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KPMB Architects founding partner receives Honorary Degree from McMaster


January 10, 2017
by Canadian Architect

Bruce Kuwabara. Photo by V. Tony Hauser

Bruce Kuwabara. Photo by V. Tony Hauser

Bruce Kuwabara of KPMB Architects has been presented with the degree Doctor of Laws, honoris causa, by his hometown university. He is described by Patrick Deane, President and Vice-Chancellor of McMaster University, as “one of Canada’s best known, most awarded and most influential architects.”

Born and raised in Hamilton, Kuwabara earned his Bachelor of Architecture degree from the University of Toronto in 1972. He worked at George Baird Architect and at Barton Myers Associates before co-founding Kuwabara Payne McKenna Blumberg Architects in 1987, the partnership that won the Royal Architecture Institute of Canada’s Firm of the Year Award in 2005.

Reflecting on this honour, Kuwabara said, “I am dedicating this honorary degree to my parents – Mas and Esther Kuwabara – who along with 22,000 Japanese Canadians survived three years and nine months of internment as enemy aliens of Canada during the Second World War. For me, architecture is the vehicle through which I have discovered the world and my identity as a Canadian of Japanese ancestry. Architecture is ultimately an agent of change to make the world we want: a world of enriching landscapes and vibrant cities that support engagement, creativity, innovation, sustainability, understanding, pluralism, and wellness.”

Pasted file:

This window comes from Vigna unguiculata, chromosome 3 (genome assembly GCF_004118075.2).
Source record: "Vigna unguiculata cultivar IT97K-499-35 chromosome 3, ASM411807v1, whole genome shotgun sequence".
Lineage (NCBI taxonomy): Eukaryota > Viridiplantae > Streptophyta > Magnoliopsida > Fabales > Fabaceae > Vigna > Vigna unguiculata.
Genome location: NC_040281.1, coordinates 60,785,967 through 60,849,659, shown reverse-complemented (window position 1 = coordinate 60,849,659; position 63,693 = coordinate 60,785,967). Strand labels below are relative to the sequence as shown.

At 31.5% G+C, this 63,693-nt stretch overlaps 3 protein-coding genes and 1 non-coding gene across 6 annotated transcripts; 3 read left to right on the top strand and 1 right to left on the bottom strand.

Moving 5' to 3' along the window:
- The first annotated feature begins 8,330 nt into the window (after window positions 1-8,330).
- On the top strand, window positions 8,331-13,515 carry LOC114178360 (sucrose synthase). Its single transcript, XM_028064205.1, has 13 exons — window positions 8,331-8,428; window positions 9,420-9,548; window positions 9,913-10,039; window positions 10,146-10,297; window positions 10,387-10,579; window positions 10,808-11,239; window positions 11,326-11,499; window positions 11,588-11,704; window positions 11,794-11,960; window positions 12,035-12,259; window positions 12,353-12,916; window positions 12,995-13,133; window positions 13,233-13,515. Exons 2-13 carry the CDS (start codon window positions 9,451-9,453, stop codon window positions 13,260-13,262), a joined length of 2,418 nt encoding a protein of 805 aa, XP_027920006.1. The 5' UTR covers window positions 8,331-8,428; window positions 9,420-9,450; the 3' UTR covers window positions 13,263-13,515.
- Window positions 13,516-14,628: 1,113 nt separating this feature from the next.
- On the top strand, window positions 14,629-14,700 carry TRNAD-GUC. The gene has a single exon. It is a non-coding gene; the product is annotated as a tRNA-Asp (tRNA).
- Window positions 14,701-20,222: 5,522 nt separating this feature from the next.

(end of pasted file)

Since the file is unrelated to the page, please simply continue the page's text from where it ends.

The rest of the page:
Kuwabara built an architectural career that has produced award-winning public and private buildings across Canada, the United States and in Europe. Known for creating understated, beautiful and highly functional buildings with seemingly simple aesthetics, Kuwabara has earned hundreds of awards for architectural excellence including a Governor General’s Medal for McMaster’s James Stewart Centre for Mathematics. He also received the Royal Architectural Institute of Canada Gold Medal in 2006 and was made an Officer of the Order of Canada in 2012 for his contributions as an architect.

His projects include cultural institutions such as Canada’s National Ballet School, ecologically innovative concepts such as Manitoba Hydro Place in Winnipeg and educational research facilities such as the Joseph L. Rotman School of Management. He was also the design architect for KPMB of the Canadian Museum of Nature in Ottawa, the TIFF Bell Lightbox and the TORONTO 2015 Pan Am/Parapan Am Games Athletes’ Village, now known as the Canary District. His current projects – scheduled to open in 2017 – include the new Kellogg School of Management at the Northwestern University, 20 Washington Road at Princeton University, the Ronald O. Perelman Center at UPENN and the Remai Modern Art Gallery of Saskatchewan.

A strong advocate of Canadian architecture and architects, Kuwabara has held teaching positions at the University of Toronto, Harvard University, the University of Waterloo, and Cornell University and continues to serve as a critic and guest lecturer at universities across North America. He also continues to serve on competition and award juries in Canada, the United States and Europe. He is the Chair of the Canadian Centre for Architecture in Montreal and a Member of the Campaign Cabinet for the University of Toronto’s Daniels Faculty of Architecture, Landscape, and Design. Since 2005 he has served as the Chair of Waterfront Toronto’s Design Review Panel.



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